White people are going to have to suffer if we’re going to get this issue solved, and most of us are not too eager to step up take our share of the suffering. We want, like the Village Voice columnist of a few weeks ago, to think that we can all just rest in our well-meaning liberalism, avoid confrontation at all costs, and let good will work through the system and everything will be fine.

Briallen Hopper, a professor at Yale University, put things in perspective early on: “… as a white American I do know this: It is a privilege to experience political differences as differences of opinion rather than differences of power. It is a privilege to be able to view all political issues in indistinguishable shades of gray.”

She brings the insight of a 50-year-old documentary film, “A Time for Burning,” to bear on the current discussion about race in our country. She quotes famous black nationalist barber (and member of the Nebraska legislature) Ernie Chambers from the film:

I can’t solve the problem. You guys pull the strings that close schools. You guys drop the bombs that keep our kids restricted to the ghetto. You guys write up the restricted covenants that keep us out of houses. So it’s up to you to talk to your brothers and your sisters and persuade them that they have a responsibility. We’ve assumed ours for over four hundred years and we’re tired of this kind of stuff now. We’re not going to suffer patiently anymore. No more turning the other cheek. No more blessing our enemies. No more praying for those who despitefully use us. …

You’re treaty-breakers, you’re liars, you’re thieves, you rape entire continents and races of people. Then you wonder why these very people don’t have any confidence and trust in you. Your religion means nothing, your law is a farce and we see it everyday. You demonstrated it in Alabama. And I can say “you” because you’re part of the whole system. You profit from it. In fact you make your living from it. … As far as we’re concerned, your Jesus is contaminated, just like everything else you’ve tried to force upon us is contaminated. So you can have him. … I think the problem is so bad that we can have no understanding at all. … You talk about justice and it means something to you, we talk about it and it means something else to us. And it will always be that way.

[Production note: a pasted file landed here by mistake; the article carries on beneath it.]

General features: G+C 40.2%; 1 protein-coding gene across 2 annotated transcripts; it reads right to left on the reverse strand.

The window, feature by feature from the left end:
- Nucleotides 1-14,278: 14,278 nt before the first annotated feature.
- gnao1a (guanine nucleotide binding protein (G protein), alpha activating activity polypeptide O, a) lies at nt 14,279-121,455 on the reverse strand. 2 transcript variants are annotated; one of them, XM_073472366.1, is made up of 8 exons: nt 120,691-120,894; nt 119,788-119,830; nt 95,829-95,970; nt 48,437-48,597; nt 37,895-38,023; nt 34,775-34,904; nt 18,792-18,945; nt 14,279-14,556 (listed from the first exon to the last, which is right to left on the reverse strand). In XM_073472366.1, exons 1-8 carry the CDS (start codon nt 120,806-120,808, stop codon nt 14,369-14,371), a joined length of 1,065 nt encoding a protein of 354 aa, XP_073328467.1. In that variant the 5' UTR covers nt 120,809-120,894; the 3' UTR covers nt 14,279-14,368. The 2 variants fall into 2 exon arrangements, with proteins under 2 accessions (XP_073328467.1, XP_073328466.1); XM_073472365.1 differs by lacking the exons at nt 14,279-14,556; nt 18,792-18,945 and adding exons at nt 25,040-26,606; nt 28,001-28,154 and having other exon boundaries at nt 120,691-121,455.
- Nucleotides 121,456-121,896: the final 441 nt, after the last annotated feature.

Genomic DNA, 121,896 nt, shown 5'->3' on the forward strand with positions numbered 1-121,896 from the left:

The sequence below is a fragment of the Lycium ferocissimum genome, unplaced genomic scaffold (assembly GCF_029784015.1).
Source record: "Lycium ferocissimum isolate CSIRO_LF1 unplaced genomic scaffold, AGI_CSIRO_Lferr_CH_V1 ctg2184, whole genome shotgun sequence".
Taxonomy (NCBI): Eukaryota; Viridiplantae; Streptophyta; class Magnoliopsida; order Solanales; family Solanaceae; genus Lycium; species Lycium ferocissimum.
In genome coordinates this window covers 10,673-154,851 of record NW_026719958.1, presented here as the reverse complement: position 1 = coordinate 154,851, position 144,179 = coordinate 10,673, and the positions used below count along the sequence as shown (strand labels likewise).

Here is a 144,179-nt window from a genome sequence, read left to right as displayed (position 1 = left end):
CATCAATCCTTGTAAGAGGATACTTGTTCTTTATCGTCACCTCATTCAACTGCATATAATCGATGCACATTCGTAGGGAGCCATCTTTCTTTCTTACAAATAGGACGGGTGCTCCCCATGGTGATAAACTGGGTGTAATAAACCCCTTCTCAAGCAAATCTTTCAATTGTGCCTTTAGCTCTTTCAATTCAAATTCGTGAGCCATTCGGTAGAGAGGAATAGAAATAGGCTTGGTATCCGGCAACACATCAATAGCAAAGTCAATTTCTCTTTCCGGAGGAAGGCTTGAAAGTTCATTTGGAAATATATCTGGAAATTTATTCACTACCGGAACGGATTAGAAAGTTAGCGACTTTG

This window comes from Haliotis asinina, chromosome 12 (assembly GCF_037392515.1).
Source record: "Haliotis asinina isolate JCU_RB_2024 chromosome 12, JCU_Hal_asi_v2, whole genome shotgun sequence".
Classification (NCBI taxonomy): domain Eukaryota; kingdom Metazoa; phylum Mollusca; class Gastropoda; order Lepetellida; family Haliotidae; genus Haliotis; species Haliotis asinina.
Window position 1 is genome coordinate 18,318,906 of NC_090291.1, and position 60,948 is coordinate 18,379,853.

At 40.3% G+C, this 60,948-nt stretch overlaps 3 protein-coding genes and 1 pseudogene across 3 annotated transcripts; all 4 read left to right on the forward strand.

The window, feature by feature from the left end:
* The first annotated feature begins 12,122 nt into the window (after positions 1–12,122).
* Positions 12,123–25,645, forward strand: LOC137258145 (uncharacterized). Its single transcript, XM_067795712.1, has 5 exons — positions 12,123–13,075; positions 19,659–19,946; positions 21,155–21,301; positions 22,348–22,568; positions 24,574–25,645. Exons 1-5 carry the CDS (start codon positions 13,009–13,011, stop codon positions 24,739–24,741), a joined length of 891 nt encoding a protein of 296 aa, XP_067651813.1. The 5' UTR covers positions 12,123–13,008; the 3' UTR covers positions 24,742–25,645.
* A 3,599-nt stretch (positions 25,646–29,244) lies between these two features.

In 2014, these problems and the truths Mr. Chambers presents here are magnified beyond all reason, and all our good intentions have not made one whit of difference. The power structure is still every bit as racist as it was in 1960 and the impacts are as unjust and destructive as ever.

“What’s truly necessary is for white people to have hard conversations about injustice with other white people, not gratuitous arguments but challenges that count,” Hopper says.

She goes further. She makes sort of a list of her own:

I want to be willing to bear some of the cost of racism, a cost that is so unevenly distributed and that is visible in rates of incarceration, unemployment, hypertension, diabetes, debt, infant mortality, stop and frisk, and death by guns. I want to bear my share of the cost not just in social discomfort but in tedium and tiredness, in my time and my bank account and my body. I love social media and t-shirts with slogans, and I think marches are energizing and photogenic, but I believe the battle is also being fought in the meetings that no one has time to go to: in school board and city elections, in voter registration drives, in budget debates and hiring decisions and referendums on the minimum wage.

This calls us all to task: there are battles on everyone’s doorstep that need to be fought every day. If we are willing, as she says, to live in the struggle, those opportunities will come to us. Then we have a choice: speak up or keep the peace.